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"On site” skiing purchases include lift fees, parking, meals and lodging.

“On site” wild area purchases or, fishing and hunting supplies, unprepared food, camping supplies. Both skiing and wilderness recreation generate considerable income in the “planning" stages, but these purchases are most often made in the community of residence.

Travel expenses are an important part of the community income generated by a recreation asset; gas and food are the main items, but there are numerous others.

Skiing income tends to be concentrated and abrupt. The community experiences a large income influx at peak times. Wild areas income is spread most evenly over a longer season. It is also more diffuse and hence difficult to measure. The two assets produce different kinds of income, received by different factors, though there may be some overlap.

It is tempting to look at the huge expenditures made in a ski community on the "big ski weekend” and project into favorable net terms. But, this gross is depreciated over the whole year by expenses which do not respect the season. As a result, net skiing income is as difficult to measure as is wilderness income. Few communities can subsist on skiing income alone. No southern California community

Big Bear, which receives the largest skiing income in southern California, is a developed recreation area. Facilities built for skiing can, and do, receive year-round use. If the San Gorgonio wild area is opened to mechanized skiing, but all other development is held in keeping with the spirit of the wilderness bill, it is difficult to see how year-round expenses will be partially offset by year-round income, as is done in Big Bear.

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SOUTHERN CALIFORNIA SKIING AND WILDERNESS

The demand for southern California skiing is determined by all of the factors previously discussed, and by the cost of the readily available substitute, northern California skiing. As southern California ski operators view it, the number of people who will ski at their establishments is a function of the income and leisure of southern California, and the price of skiing at Mammouth Mountain and other northern California resorts.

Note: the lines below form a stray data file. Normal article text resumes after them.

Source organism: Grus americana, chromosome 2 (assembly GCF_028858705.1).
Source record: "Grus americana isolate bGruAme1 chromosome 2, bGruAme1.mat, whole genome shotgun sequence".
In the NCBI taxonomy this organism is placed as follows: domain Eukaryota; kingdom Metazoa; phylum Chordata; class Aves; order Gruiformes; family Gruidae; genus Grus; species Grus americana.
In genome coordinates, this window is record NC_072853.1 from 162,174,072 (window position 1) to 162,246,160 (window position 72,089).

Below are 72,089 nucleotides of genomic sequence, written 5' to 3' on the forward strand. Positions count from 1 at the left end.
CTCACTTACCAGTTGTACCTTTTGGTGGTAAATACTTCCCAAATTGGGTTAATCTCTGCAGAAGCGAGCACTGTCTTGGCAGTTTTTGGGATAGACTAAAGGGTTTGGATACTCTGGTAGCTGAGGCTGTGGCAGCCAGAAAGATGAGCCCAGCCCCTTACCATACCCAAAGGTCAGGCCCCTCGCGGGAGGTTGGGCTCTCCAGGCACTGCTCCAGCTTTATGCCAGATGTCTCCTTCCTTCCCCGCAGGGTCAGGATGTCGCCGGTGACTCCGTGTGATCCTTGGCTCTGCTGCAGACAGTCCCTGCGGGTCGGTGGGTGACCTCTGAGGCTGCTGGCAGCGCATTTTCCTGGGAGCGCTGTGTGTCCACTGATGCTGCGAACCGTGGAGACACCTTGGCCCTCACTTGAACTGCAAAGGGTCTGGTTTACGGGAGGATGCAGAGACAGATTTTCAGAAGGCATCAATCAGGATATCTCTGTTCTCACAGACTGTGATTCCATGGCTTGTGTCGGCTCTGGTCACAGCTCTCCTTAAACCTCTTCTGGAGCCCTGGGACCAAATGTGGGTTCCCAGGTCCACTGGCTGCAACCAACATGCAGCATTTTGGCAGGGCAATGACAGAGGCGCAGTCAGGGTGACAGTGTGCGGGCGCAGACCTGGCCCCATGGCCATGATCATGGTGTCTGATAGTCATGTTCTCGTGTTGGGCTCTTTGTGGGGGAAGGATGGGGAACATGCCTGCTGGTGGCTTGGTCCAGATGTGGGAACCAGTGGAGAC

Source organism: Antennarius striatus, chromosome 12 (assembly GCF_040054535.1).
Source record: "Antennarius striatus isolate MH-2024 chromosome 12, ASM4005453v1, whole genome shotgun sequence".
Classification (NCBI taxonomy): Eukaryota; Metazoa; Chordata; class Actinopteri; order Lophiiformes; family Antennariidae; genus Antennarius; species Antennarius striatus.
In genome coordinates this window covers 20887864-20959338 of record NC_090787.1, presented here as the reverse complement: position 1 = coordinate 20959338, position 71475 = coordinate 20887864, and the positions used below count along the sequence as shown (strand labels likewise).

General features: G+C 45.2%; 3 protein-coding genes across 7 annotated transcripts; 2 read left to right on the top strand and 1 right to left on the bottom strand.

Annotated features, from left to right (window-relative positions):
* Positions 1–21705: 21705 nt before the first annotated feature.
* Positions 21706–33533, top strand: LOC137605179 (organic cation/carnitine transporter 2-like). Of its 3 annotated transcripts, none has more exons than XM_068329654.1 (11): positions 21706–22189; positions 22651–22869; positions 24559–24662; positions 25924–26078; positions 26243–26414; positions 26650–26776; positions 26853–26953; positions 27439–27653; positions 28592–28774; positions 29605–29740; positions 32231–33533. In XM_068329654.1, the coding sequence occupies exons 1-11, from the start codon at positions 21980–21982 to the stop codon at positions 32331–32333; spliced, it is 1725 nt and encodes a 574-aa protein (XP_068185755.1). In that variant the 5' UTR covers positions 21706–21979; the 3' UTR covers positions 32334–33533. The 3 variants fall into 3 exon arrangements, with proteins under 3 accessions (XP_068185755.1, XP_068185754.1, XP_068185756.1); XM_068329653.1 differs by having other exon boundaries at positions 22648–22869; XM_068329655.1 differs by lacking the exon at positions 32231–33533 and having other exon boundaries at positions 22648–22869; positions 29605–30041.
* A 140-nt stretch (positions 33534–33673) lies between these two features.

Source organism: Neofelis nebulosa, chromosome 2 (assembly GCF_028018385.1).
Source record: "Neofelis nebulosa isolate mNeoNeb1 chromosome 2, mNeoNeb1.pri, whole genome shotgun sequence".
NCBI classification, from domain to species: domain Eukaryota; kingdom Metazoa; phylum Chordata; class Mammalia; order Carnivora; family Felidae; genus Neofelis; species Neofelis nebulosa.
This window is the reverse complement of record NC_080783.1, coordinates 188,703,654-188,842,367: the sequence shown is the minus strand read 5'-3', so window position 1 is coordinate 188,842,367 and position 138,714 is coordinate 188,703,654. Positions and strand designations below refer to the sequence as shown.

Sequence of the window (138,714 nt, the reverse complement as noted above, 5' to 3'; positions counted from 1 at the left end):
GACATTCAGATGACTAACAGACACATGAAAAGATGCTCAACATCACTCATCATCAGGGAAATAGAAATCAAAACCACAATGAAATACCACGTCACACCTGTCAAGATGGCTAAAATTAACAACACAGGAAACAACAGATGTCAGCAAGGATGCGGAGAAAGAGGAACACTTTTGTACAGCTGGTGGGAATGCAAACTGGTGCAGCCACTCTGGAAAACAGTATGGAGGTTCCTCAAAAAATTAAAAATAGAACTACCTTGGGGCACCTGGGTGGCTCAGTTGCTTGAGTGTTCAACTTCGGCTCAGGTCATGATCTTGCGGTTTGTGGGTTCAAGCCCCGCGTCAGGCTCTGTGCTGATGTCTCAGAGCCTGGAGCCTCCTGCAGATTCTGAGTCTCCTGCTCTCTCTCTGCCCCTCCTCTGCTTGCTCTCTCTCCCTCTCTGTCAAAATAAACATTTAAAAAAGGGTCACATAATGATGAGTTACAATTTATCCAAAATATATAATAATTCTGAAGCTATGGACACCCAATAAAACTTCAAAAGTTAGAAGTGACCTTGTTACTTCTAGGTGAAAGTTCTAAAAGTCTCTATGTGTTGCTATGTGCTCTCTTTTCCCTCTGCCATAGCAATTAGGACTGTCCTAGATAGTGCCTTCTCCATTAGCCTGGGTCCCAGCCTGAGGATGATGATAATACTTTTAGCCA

Southern California operators can—well, they are the recipients of the decisions that skiers make regarding the costs and benefits of skiing locally and skiing in northern California.

To a southern Californian, a trip to Mammoth implies relatively high transportation costs, meal costs, lodging costs, and lift fees.

Further, 350 miles means 14 hours will be spent in transportation, and the skier will be faced with making at least a 2-day commitment of time; these are also costs.

The benefits he is likely to receive include longer ski runs, more challenging slopes, better snow, and some intangibles inherent in Sierra skiing. On the other hand, the relative cost of a southern California trip is much less. Roundtrip mileage is 100 miles or less. He need not incur any lodging or meal costs. Lift fees may well be less and the time commitment may be shortened to 1 day. Bene

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fits are different. The runs are not as long, and slopes generally are less challenging. Snow conditions are not as good.

Now, different skiers value the benefits and costs differently.
Some people will feel that the benefits of Sierra skiing exceed the

Costs are all relative. Others, particularly beginners and intermediate skiers, and families, will feel that local skiing conditions are quite satisfactory, and they will arrive that the costs of Sierra skiing exceed the benefits. There will also be a class between these two extremes.

They ski at both areas frequently, and evaluate conditions as they change over the season. For convenience, let us call the three groups serious, intermediate, and recreational.

The serious skier will be pleased if his income and leisure increase, but will not spend more on local skiing as a result. The recreational skier will likely increase his consumption of local skiing services if his income and leisure increase.

He will not respond to small price declines in Sierra skiing relative to local skiing, for he is more satisfied with the local product.

The intermediate skier is different. For them, local skiing represents an inferior good. If the price of Sierra skiing declines relative to local skiing-a decline in transportation or lodging costs would accomplish this—they will shift toward Sierra skiing. In economic jargon, each of these three groups represents a different market.

Each group has a different demand function, and each will respond differently to changes in variables which affect local skiing decisions.

There are said to be 70,000 skiers in southern California. Serving them are 12 local ski areas. Between them they have 14 chair lifts and 12 other mechanical lifts—Pomas and T-bars. When all the areas are operating this results in a capacity to lift 21,000 skiers per hour. In addition to the mechanical lifts, there are over 50 rope tows, these tows double the lift capacity.